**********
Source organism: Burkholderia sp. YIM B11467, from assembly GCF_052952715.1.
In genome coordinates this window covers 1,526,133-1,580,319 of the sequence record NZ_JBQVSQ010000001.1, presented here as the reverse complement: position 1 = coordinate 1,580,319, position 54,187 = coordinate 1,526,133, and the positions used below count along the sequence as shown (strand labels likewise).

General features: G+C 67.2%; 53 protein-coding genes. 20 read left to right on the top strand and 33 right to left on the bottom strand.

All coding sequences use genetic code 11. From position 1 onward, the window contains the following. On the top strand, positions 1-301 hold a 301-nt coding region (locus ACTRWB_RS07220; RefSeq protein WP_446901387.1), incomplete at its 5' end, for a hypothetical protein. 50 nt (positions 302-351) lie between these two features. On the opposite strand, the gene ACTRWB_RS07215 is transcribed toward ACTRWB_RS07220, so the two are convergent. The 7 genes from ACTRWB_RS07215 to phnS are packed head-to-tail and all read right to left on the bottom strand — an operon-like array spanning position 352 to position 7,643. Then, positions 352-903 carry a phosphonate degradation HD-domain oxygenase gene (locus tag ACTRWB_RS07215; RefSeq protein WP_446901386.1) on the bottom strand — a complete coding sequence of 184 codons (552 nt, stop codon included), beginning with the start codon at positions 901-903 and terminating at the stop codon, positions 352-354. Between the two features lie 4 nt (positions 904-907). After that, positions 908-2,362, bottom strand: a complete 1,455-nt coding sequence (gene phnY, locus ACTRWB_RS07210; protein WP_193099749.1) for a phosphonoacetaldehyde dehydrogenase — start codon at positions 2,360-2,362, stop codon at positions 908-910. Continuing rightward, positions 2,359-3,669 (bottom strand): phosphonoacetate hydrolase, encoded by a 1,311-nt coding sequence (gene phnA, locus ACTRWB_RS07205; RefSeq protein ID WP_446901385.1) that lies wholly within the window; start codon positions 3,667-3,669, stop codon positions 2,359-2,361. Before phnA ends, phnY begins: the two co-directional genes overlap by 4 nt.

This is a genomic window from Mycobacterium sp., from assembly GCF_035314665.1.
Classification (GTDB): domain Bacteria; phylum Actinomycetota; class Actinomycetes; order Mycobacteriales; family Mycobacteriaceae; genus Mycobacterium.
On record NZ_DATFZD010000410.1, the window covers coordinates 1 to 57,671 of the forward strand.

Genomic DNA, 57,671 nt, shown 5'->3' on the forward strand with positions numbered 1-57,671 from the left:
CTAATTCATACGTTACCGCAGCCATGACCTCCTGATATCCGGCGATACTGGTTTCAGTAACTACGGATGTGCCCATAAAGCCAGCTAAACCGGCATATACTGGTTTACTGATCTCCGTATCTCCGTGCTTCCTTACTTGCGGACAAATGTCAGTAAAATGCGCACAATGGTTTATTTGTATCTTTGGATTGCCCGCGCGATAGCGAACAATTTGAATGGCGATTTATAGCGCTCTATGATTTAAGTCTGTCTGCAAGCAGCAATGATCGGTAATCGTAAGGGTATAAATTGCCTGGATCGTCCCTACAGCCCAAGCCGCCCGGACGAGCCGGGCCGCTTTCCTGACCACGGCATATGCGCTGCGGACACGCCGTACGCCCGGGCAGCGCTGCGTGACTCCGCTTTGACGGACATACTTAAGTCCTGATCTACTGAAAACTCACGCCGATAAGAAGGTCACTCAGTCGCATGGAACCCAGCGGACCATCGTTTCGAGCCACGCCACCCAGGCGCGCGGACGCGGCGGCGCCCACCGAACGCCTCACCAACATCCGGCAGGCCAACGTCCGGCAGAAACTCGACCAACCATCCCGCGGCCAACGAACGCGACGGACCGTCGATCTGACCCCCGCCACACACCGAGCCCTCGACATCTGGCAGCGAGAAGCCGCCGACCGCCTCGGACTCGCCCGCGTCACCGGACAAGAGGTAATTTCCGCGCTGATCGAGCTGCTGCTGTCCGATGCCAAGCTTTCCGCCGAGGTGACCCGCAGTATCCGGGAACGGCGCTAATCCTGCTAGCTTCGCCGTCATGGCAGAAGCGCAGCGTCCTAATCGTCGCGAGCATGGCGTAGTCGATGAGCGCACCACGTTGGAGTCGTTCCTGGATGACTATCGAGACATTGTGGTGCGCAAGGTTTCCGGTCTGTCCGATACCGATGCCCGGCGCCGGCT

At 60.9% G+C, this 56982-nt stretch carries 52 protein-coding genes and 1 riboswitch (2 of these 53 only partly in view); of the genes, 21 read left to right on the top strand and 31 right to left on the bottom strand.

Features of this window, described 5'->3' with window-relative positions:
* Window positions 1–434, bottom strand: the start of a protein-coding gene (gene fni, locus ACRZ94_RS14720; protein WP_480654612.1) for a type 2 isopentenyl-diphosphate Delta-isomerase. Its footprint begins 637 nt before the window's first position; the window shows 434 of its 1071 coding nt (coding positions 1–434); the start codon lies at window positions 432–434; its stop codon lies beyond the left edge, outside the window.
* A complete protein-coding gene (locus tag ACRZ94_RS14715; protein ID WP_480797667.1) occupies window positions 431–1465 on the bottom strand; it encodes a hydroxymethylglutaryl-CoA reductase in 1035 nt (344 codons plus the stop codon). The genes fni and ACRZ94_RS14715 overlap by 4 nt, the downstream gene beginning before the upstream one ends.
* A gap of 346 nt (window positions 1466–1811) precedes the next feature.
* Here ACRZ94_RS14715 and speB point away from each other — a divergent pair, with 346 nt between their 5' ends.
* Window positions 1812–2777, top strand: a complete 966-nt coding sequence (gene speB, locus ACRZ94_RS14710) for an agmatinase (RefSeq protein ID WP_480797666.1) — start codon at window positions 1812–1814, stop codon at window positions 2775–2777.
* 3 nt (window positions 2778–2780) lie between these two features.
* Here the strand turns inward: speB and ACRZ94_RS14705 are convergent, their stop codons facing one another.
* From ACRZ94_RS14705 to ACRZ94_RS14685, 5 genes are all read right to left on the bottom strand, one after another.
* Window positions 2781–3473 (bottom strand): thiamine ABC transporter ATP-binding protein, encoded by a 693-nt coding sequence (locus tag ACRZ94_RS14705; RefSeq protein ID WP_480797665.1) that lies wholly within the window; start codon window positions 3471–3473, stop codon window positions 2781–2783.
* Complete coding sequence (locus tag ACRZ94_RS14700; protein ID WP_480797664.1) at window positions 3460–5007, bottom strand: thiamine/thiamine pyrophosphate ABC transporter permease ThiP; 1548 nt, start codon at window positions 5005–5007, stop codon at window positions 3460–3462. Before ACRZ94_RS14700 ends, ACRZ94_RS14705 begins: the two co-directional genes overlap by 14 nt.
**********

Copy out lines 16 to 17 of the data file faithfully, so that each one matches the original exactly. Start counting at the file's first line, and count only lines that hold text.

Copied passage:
* Window positions 1812–2777, top strand: a complete 966-nt coding sequence (gene speB, locus ACRZ94_RS14710) for an agmatinase (RefSeq protein ID WP_480797666.1) — start codon at window positions 1812–1814, stop codon at window positions 2775–2777.
* 3 nt (window positions 2778–2780) lie between these two features.